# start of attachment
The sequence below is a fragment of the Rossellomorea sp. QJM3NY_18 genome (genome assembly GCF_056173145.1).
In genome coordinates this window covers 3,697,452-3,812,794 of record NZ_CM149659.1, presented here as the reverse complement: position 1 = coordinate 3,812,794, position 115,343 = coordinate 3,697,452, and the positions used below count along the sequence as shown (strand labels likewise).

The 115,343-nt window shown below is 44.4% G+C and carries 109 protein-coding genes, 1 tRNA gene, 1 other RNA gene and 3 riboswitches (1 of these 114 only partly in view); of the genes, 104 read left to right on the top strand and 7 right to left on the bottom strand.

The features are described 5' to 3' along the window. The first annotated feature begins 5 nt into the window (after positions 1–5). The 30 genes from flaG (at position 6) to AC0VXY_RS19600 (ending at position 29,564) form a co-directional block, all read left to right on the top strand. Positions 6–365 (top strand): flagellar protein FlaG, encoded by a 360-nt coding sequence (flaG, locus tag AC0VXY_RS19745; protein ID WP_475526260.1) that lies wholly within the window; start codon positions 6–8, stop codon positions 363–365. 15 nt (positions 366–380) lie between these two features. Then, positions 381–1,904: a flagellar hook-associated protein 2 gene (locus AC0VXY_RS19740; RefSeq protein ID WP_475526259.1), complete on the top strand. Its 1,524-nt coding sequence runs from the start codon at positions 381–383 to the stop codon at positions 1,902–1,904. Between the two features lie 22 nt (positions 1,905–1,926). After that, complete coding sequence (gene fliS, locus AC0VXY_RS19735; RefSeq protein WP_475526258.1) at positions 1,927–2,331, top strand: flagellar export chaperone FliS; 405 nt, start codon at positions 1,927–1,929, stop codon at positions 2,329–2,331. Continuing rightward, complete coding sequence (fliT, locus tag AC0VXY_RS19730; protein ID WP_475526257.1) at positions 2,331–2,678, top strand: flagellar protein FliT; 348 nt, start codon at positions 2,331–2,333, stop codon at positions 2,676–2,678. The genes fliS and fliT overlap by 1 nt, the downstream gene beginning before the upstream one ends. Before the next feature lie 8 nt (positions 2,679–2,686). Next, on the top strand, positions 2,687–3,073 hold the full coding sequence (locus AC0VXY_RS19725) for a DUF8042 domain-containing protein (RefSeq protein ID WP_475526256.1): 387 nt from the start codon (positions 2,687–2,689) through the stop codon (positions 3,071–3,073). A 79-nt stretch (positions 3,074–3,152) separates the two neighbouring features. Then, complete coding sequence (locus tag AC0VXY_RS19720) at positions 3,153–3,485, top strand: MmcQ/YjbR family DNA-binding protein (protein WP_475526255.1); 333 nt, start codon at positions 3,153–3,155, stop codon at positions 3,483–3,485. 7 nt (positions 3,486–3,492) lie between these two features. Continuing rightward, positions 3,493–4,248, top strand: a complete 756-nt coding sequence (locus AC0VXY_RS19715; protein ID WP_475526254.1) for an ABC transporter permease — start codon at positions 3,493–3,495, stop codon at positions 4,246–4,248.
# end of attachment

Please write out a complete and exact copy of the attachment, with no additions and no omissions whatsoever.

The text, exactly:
The sequence below is a fragment of the Rossellomorea sp. QJM3NY_18 genome (genome assembly GCF_056173145.1).
In genome coordinates this window covers 3,697,452-3,812,794 of record NZ_CM149659.1, presented here as the reverse complement: position 1 = coordinate 3,812,794, position 115,343 = coordinate 3,697,452, and the positions used below count along the sequence as shown (strand labels likewise).

The 115,343-nt window shown below is 44.4% G+C and carries 109 protein-coding genes, 1 tRNA gene, 1 other RNA gene and 3 riboswitches (1 of these 114 only partly in view); of the genes, 104 read left to right on the top strand and 7 right to left on the bottom strand.

The features are described 5' to 3' along the window. The first annotated feature begins 5 nt into the window (after positions 1–5). The 30 genes from flaG (at position 6) to AC0VXY_RS19600 (ending at position 29,564) form a co-directional block, all read left to right on the top strand. Positions 6–365 (top strand): flagellar protein FlaG, encoded by a 360-nt coding sequence (flaG, locus tag AC0VXY_RS19745; protein ID WP_475526260.1) that lies wholly within the window; start codon positions 6–8, stop codon positions 363–365. 15 nt (positions 366–380) lie between these two features. Then, positions 381–1,904: a flagellar hook-associated protein 2 gene (locus AC0VXY_RS19740; RefSeq protein ID WP_475526259.1), complete on the top strand. Its 1,524-nt coding sequence runs from the start codon at positions 381–383 to the stop codon at positions 1,902–1,904. Between the two features lie 22 nt (positions 1,905–1,926). After that, complete coding sequence (gene fliS, locus AC0VXY_RS19735; RefSeq protein WP_475526258.1) at positions 1,927–2,331, top strand: flagellar export chaperone FliS; 405 nt, start codon at positions 1,927–1,929, stop codon at positions 2,329–2,331. Continuing rightward, complete coding sequence (fliT, locus tag AC0VXY_RS19730; protein ID WP_475526257.1) at positions 2,331–2,678, top strand: flagellar protein FliT; 348 nt, start codon at positions 2,331–2,333, stop codon at positions 2,676–2,678. The genes fliS and fliT overlap by 1 nt, the downstream gene beginning before the upstream one ends. Before the next feature lie 8 nt (positions 2,679–2,686). Next, on the top strand, positions 2,687–3,073 hold the full coding sequence (locus AC0VXY_RS19725) for a DUF8042 domain-containing protein (RefSeq protein ID WP_475526256.1): 387 nt from the start codon (positions 2,687–2,689) through the stop codon (positions 3,071–3,073). A 79-nt stretch (positions 3,074–3,152) separates the two neighbouring features. Then, complete coding sequence (locus tag AC0VXY_RS19720) at positions 3,153–3,485, top strand: MmcQ/YjbR family DNA-binding protein (protein WP_475526255.1); 333 nt, start codon at positions 3,153–3,155, stop codon at positions 3,483–3,485. 7 nt (positions 3,486–3,492) lie between these two features. Continuing rightward, positions 3,493–4,248, top strand: a complete 756-nt coding sequence (locus AC0VXY_RS19715; protein ID WP_475526254.1) for an ABC transporter permease — start codon at positions 3,493–3,495, stop codon at positions 4,246–4,248.